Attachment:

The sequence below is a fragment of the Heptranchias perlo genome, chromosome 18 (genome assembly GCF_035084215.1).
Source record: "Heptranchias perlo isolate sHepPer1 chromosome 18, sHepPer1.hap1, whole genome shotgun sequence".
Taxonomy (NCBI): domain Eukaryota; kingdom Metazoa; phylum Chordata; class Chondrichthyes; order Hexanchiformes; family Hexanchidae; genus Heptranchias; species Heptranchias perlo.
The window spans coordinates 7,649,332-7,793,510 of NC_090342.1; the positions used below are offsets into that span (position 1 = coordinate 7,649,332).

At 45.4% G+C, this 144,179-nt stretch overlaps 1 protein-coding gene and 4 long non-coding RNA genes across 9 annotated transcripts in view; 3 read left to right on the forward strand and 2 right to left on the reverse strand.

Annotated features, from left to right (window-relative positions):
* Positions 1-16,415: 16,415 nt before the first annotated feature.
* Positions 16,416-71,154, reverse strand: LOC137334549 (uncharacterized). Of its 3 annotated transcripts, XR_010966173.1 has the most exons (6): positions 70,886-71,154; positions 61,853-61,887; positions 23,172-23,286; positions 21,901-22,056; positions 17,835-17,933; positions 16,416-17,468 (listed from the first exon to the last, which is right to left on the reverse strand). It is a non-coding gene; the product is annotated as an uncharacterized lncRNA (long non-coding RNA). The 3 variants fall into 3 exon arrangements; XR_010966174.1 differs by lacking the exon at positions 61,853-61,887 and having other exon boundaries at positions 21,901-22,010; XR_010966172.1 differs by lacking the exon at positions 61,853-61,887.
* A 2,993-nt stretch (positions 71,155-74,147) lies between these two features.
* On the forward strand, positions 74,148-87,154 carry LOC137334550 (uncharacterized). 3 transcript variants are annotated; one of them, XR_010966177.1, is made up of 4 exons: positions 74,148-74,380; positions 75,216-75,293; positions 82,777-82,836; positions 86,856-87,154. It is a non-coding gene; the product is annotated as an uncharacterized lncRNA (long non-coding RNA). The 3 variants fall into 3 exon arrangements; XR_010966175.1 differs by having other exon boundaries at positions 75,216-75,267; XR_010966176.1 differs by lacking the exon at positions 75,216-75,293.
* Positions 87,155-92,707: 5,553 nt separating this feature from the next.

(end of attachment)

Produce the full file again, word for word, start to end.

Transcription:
The sequence below is a fragment of the Heptranchias perlo genome, chromosome 18 (genome assembly GCF_035084215.1).
Source record: "Heptranchias perlo isolate sHepPer1 chromosome 18, sHepPer1.hap1, whole genome shotgun sequence".
Taxonomy (NCBI): domain Eukaryota; kingdom Metazoa; phylum Chordata; class Chondrichthyes; order Hexanchiformes; family Hexanchidae; genus Heptranchias; species Heptranchias perlo.
The window spans coordinates 7,649,332-7,793,510 of NC_090342.1; the positions used below are offsets into that span (position 1 = coordinate 7,649,332).

At 45.4% G+C, this 144,179-nt stretch overlaps 1 protein-coding gene and 4 long non-coding RNA genes across 9 annotated transcripts in view; 3 read left to right on the forward strand and 2 right to left on the reverse strand.

Annotated features, from left to right (window-relative positions):
* Positions 1-16,415: 16,415 nt before the first annotated feature.
* Positions 16,416-71,154, reverse strand: LOC137334549 (uncharacterized). Of its 3 annotated transcripts, XR_010966173.1 has the most exons (6): positions 70,886-71,154; positions 61,853-61,887; positions 23,172-23,286; positions 21,901-22,056; positions 17,835-17,933; positions 16,416-17,468 (listed from the first exon to the last, which is right to left on the reverse strand). It is a non-coding gene; the product is annotated as an uncharacterized lncRNA (long non-coding RNA). The 3 variants fall into 3 exon arrangements; XR_010966174.1 differs by lacking the exon at positions 61,853-61,887 and having other exon boundaries at positions 21,901-22,010; XR_010966172.1 differs by lacking the exon at positions 61,853-61,887.
* A 2,993-nt stretch (positions 71,155-74,147) lies between these two features.
* On the forward strand, positions 74,148-87,154 carry LOC137334550 (uncharacterized). 3 transcript variants are annotated; one of them, XR_010966177.1, is made up of 4 exons: positions 74,148-74,380; positions 75,216-75,293; positions 82,777-82,836; positions 86,856-87,154. It is a non-coding gene; the product is annotated as an uncharacterized lncRNA (long non-coding RNA). The 3 variants fall into 3 exon arrangements; XR_010966175.1 differs by having other exon boundaries at positions 75,216-75,267; XR_010966176.1 differs by lacking the exon at positions 75,216-75,293.
* Positions 87,155-92,707: 5,553 nt separating this feature from the next.